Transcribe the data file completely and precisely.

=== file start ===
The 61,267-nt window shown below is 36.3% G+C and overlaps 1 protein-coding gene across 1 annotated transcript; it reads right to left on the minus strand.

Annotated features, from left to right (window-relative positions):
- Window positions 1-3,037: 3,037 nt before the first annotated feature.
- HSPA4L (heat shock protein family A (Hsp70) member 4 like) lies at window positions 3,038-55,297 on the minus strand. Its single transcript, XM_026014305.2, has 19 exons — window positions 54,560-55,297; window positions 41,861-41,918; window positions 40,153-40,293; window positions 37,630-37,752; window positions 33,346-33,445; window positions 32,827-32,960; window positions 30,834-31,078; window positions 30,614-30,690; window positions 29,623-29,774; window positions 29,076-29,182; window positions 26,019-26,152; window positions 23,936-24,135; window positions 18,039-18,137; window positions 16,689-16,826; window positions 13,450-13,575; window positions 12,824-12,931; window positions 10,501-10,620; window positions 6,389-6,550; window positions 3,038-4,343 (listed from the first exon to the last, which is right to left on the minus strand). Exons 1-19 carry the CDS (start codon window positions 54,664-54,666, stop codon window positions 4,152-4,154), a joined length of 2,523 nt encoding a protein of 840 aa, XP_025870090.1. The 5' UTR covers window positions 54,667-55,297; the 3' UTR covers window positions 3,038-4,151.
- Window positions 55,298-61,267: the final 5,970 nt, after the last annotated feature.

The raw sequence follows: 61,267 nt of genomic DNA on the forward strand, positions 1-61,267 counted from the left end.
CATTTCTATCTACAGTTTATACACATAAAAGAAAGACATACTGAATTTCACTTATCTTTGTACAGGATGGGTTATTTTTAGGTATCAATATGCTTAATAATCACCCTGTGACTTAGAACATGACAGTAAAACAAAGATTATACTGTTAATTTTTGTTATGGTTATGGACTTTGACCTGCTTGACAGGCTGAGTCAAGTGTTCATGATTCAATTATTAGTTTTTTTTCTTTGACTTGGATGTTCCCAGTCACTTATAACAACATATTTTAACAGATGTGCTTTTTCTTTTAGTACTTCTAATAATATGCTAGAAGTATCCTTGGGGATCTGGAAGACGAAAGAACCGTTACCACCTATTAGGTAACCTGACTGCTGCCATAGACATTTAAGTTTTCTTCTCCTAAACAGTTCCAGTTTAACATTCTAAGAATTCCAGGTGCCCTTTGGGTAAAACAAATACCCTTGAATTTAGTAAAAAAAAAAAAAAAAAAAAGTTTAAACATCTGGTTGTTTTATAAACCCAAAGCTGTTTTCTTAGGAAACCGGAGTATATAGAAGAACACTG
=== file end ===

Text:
The 61,267-nt window shown below is 36.3% G+C and overlaps 1 protein-coding gene across 1 annotated transcript; it reads right to left on the minus strand.

Annotated features, from left to right (window-relative positions):
- Window positions 1-3,037: 3,037 nt before the first annotated feature.
- HSPA4L (heat shock protein family A (Hsp70) member 4 like) lies at window positions 3,038-55,297 on the minus strand. Its single transcript, XM_026014305.2, has 19 exons — window positions 54,560-55,297; window positions 41,861-41,918; window positions 40,153-40,293; window positions 37,630-37,752; window positions 33,346-33,445; window positions 32,827-32,960; window positions 30,834-31,078; window positions 30,614-30,690; window positions 29,623-29,774; window positions 29,076-29,182; window positions 26,019-26,152; window positions 23,936-24,135; window positions 18,039-18,137; window positions 16,689-16,826; window positions 13,450-13,575; window positions 12,824-12,931; window positions 10,501-10,620; window positions 6,389-6,550; window positions 3,038-4,343 (listed from the first exon to the last, which is right to left on the minus strand). Exons 1-19 carry the CDS (start codon window positions 54,664-54,666, stop codon window positions 4,152-4,154), a joined length of 2,523 nt encoding a protein of 840 aa, XP_025870090.1. The 5' UTR covers window positions 54,667-55,297; the 3' UTR covers window positions 3,038-4,151.
- Window positions 55,298-61,267: the final 5,970 nt, after the last annotated feature.

The raw sequence follows: 61,267 nt of genomic DNA on the forward strand, positions 1-61,267 counted from the left end.
CATTTCTATCTACAGTTTATACACATAAAAGAAAGACATACTGAATTTCACTTATCTTTGTACAGGATGGGTTATTTTTAGGTATCAATATGCTTAATAATCACCCTGTGACTTAGAACATGACAGTAAAACAAAGATTATACTGTTAATTTTTGTTATGGTTATGGACTTTGACCTGCTTGACAGGCTGAGTCAAGTGTTCATGATTCAATTATTAGTTTTTTTTCTTTGACTTGGATGTTCCCAGTCACTTATAACAACATATTTTAACAGATGTGCTTTTTCTTTTAGTACTTCTAATAATATGCTAGAAGTATCCTTGGGGATCTGGAAGACGAAAGAACCGTTACCACCTATTAGGTAACCTGACTGCTGCCATAGACATTTAAGTTTTCTTCTCCTAAACAGTTCCAGTTTAACATTCTAAGAATTCCAGGTGCCCTTTGGGTAAAACAAATACCCTTGAATTTAGTAAAAAAAAAAAAAAAAAAAAGTTTAAACATCTGGTTGTTTTATAAACCCAAAGCTGTTTTCTTAGGAAACCGGAGTATATAGAAGAACACTG